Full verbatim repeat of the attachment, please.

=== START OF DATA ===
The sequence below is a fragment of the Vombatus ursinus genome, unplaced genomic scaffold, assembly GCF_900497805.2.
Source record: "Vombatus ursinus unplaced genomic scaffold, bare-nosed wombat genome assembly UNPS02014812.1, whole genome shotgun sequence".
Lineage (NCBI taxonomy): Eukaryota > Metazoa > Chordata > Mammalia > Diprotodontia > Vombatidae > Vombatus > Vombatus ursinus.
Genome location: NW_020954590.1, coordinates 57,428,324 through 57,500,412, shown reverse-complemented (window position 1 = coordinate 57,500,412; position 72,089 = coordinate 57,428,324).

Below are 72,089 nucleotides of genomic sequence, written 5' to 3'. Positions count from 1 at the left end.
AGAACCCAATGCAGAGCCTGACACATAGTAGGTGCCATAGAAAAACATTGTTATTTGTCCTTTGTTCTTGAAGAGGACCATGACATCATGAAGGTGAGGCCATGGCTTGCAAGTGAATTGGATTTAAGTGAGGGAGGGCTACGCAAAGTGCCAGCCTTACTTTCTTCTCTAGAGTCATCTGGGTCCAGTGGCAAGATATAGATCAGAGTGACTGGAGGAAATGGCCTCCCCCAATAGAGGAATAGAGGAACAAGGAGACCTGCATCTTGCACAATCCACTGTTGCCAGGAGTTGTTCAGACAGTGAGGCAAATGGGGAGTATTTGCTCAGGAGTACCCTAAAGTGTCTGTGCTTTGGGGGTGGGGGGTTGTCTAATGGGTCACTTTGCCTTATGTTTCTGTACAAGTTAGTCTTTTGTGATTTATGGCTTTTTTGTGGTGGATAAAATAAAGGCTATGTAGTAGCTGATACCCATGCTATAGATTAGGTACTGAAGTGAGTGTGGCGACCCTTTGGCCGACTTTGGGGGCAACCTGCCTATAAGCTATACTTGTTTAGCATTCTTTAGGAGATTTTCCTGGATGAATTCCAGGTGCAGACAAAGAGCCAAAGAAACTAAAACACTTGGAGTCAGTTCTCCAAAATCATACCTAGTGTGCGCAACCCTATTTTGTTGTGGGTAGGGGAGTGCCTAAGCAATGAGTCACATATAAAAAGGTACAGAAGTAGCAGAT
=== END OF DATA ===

The sequence below is a fragment of the Vombatus ursinus genome, unplaced genomic scaffold, assembly GCF_900497805.2.
Source record: "Vombatus ursinus unplaced genomic scaffold, bare-nosed wombat genome assembly UNPS02014812.1, whole genome shotgun sequence".
Lineage (NCBI taxonomy): Eukaryota > Metazoa > Chordata > Mammalia > Diprotodontia > Vombatidae > Vombatus > Vombatus ursinus.
Genome location: NW_020954590.1, coordinates 57,428,324 through 57,500,412, shown reverse-complemented (window position 1 = coordinate 57,500,412; position 72,089 = coordinate 57,428,324).

Below are 72,089 nucleotides of genomic sequence, written 5' to 3'. Positions count from 1 at the left end.
AGAACCCAATGCAGAGCCTGACACATAGTAGGTGCCATAGAAAAACATTGTTATTTGTCCTTTGTTCTTGAAGAGGACCATGACATCATGAAGGTGAGGCCATGGCTTGCAAGTGAATTGGATTTAAGTGAGGGAGGGCTACGCAAAGTGCCAGCCTTACTTTCTTCTCTAGAGTCATCTGGGTCCAGTGGCAAGATATAGATCAGAGTGACTGGAGGAAATGGCCTCCCCCAATAGAGGAATAGAGGAACAAGGAGACCTGCATCTTGCACAATCCACTGTTGCCAGGAGTTGTTCAGACAGTGAGGCAAATGGGGAGTATTTGCTCAGGAGTACCCTAAAGTGTCTGTGCTTTGGGGGTGGGGGGTTGTCTAATGGGTCACTTTGCCTTATGTTTCTGTACAAGTTAGTCTTTTGTGATTTATGGCTTTTTTGTGGTGGATAAAATAAAGGCTATGTAGTAGCTGATACCCATGCTATAGATTAGGTACTGAAGTGAGTGTGGCGACCCTTTGGCCGACTTTGGGGGCAACCTGCCTATAAGCTATACTTGTTTAGCATTCTTTAGGAGATTTTCCTGGATGAATTCCAGGTGCAGACAAAGAGCCAAAGAAACTAAAACACTTGGAGTCAGTTCTCCAAAATCATACCTAGTGTGCGCAACCCTATTTTGTTGTGGGTAGGGGAGTGCCTAAGCAATGAGTCACATATAAAAAGGTACAGAAGTAGCAGAT